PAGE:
Princeton University Library Catalog

Recoding the Gender Balance: The E ect of Women's Computer Pro ciency on Gender Relations in Indian Households

Goyal, Vaasvi [Browse]
Senior thesis
Moll, Benjamin [Browse]
Princeton University. Department of Economics [Browse]
Class year:
63 pages
Summary note:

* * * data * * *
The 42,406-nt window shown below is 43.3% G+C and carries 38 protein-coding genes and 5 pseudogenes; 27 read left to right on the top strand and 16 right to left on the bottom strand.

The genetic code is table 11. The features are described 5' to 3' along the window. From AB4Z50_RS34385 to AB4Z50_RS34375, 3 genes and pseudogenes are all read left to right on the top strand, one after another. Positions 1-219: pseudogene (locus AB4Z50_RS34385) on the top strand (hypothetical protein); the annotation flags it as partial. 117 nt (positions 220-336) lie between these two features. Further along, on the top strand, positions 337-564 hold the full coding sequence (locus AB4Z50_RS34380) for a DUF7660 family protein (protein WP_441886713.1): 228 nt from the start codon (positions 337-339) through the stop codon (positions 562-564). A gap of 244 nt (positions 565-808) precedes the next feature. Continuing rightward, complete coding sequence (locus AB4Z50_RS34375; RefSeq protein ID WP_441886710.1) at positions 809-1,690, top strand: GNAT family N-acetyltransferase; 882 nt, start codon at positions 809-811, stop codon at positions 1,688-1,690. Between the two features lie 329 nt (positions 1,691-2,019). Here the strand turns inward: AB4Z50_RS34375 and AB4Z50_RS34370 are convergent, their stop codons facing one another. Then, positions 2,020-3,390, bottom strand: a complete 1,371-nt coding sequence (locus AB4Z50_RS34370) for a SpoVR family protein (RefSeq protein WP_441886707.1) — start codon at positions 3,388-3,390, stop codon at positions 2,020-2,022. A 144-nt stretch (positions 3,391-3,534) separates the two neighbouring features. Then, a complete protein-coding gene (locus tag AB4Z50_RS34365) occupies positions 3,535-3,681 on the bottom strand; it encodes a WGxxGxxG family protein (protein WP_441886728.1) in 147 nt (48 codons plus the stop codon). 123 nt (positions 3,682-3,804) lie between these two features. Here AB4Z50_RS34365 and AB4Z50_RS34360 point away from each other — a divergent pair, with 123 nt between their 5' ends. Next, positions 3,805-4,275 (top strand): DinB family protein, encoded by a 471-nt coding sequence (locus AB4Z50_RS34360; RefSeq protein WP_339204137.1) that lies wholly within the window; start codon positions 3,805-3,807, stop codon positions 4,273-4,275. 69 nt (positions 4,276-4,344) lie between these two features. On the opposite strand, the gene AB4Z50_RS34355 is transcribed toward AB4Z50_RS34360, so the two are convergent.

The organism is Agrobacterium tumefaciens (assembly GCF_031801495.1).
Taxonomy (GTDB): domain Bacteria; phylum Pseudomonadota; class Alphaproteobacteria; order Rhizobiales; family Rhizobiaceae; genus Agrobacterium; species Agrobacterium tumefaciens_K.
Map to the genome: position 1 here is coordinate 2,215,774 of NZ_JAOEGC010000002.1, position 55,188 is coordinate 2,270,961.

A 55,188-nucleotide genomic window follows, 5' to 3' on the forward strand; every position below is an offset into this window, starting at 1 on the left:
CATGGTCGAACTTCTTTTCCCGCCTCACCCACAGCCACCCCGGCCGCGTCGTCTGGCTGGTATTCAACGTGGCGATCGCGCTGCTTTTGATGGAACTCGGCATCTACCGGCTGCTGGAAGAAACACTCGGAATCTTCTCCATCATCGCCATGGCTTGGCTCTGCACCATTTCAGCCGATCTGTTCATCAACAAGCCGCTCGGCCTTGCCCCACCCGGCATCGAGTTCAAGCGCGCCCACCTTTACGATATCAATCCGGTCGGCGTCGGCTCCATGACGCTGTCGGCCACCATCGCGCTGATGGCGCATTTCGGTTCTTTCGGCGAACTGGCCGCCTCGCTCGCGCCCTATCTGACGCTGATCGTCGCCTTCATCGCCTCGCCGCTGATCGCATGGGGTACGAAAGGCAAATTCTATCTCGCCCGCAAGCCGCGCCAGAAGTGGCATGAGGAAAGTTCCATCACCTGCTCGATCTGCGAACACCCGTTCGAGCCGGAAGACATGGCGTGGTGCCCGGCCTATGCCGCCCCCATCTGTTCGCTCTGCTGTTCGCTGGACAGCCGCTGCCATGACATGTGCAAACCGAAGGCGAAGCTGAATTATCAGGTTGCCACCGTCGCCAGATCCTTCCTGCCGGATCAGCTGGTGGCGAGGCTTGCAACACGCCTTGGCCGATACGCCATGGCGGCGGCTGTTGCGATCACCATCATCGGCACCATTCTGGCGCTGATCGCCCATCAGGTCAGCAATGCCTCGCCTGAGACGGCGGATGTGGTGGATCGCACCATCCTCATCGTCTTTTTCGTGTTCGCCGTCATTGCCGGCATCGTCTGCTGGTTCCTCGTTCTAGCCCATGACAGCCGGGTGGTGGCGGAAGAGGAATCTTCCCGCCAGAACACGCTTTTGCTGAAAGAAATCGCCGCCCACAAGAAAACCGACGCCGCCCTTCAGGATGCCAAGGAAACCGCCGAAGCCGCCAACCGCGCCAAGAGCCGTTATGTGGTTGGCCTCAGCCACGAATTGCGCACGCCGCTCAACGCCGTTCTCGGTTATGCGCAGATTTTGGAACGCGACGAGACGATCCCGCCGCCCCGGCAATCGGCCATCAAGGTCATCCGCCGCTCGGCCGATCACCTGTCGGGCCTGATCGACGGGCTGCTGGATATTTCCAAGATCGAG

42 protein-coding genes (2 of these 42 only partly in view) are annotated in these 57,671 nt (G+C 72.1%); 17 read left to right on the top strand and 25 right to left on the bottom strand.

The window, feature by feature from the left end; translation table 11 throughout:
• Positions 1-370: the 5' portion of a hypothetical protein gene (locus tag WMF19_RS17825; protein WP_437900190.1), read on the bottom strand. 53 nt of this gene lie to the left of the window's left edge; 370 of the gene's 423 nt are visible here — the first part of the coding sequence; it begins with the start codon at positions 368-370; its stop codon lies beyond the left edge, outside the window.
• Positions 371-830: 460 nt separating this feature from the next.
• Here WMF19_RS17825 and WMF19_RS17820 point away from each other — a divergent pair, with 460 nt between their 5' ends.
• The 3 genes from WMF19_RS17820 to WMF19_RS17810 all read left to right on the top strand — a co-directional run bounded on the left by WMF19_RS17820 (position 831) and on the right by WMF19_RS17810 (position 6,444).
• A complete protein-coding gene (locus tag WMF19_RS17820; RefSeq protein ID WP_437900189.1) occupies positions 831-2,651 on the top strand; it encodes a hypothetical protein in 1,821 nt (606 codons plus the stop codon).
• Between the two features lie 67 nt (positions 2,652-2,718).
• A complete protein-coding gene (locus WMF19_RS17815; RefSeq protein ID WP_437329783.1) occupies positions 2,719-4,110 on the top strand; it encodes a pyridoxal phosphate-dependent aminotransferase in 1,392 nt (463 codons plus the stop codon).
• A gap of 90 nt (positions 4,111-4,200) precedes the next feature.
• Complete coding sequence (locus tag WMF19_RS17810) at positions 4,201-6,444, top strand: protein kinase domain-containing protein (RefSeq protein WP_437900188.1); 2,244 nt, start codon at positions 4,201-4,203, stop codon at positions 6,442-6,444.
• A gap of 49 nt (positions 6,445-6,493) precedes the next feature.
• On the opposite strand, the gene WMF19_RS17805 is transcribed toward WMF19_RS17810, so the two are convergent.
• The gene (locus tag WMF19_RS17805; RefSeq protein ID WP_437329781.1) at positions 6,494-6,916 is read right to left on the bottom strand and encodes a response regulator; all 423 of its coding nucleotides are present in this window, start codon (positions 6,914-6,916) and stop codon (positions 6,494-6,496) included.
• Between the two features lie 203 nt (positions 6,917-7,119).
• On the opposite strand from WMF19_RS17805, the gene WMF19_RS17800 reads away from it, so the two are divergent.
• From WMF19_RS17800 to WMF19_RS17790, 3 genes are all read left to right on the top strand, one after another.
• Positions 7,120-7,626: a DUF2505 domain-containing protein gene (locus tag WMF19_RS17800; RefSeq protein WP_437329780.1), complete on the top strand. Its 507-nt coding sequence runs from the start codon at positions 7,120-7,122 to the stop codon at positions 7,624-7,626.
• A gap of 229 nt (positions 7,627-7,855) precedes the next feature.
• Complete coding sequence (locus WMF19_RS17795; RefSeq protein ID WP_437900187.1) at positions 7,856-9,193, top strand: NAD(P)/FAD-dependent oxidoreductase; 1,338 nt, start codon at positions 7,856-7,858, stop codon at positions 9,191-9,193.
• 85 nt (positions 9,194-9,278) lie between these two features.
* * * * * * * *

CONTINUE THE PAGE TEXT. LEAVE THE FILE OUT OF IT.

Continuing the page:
In 2012, the United Nations Development Program ranked India 132nd out of 148 countries on the Gender Inequality Index (GII), a composite measure of reproductive health, labor market participation and political empowerment. A woman's decision making agency, both in the household and outside of it, and her sense of personal freedom and autonomy can be the driving forces towards improving the state of gender relations in India. Given the rapid spread of computers and the internet in homes across India over the past ten years, I argue that it is essential to study the effect of technology of gender dynamics in Indian households using a woman's com- puter proficiency as an instrument for technology adoption. From 2005 to 2012, the number of computer proficient people in India more than doubles, from 4 percent in 2005 to almost 9 percent in 2012. A woman's ability to use a computers gives her access to an independent source of knowledge and stream of income, allows her to form connections with other women who have similar skills and may allow her to move past the traditional role of a homemaker. Therefore, in this paper I study the effect of computer use by women on gender relation's outcomes of autonomy, agency, and fertil- ity. Using the Indian Human Development Survey from 2005 and 2012, I find that women's computer proficiency leads to significant improvements in autonomy and significant decreases in fertility. The effects on fertility are particularly robust with computer proficiency decreasing the average num- ber of children a woman has by 0.6 on average. The effect on agency depends on the outcome variable in question with the most significant increases be- ing in the ability to decide how many children to have. Additionally, I find that, while the presence of the internet, and the distribution of information that occurs through it, explains some of the impact of computer proficiency on fertility, the effect of computer use on agency and autonomy is explained by other mechanisms, such as potential for employment or changes in bar- gaining power due to a skill differential between husband and wife.